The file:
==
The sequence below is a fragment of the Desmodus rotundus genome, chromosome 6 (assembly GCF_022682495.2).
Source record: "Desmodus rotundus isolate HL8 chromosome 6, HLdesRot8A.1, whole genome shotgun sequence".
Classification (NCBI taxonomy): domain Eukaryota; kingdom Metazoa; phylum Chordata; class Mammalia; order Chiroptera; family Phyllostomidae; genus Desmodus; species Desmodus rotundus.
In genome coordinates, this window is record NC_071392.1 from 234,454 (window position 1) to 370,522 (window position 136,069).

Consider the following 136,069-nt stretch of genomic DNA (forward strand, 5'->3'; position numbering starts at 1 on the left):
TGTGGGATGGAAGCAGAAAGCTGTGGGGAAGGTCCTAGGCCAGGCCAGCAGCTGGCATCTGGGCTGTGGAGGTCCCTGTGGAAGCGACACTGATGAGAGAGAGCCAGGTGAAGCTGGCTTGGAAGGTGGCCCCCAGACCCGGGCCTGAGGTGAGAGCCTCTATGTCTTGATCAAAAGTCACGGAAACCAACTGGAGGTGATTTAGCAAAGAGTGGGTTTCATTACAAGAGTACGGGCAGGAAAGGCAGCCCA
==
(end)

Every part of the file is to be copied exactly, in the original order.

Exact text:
The sequence below is a fragment of the Desmodus rotundus genome, chromosome 6 (assembly GCF_022682495.2).
Source record: "Desmodus rotundus isolate HL8 chromosome 6, HLdesRot8A.1, whole genome shotgun sequence".
Classification (NCBI taxonomy): domain Eukaryota; kingdom Metazoa; phylum Chordata; class Mammalia; order Chiroptera; family Phyllostomidae; genus Desmodus; species Desmodus rotundus.
In genome coordinates, this window is record NC_071392.1 from 234,454 (window position 1) to 370,522 (window position 136,069).

Consider the following 136,069-nt stretch of genomic DNA (forward strand, 5'->3'; position numbering starts at 1 on the left):
TGTGGGATGGAAGCAGAAAGCTGTGGGGAAGGTCCTAGGCCAGGCCAGCAGCTGGCATCTGGGCTGTGGAGGTCCCTGTGGAAGCGACACTGATGAGAGAGAGCCAGGTGAAGCTGGCTTGGAAGGTGGCCCCCAGACCCGGGCCTGAGGTGAGAGCCTCTATGTCTTGATCAAAAGTCACGGAAACCAACTGGAGGTGATTTAGCAAAGAGTGGGTTTCATTACAAGAGTACGGGCAGGAAAGGCAGCCCA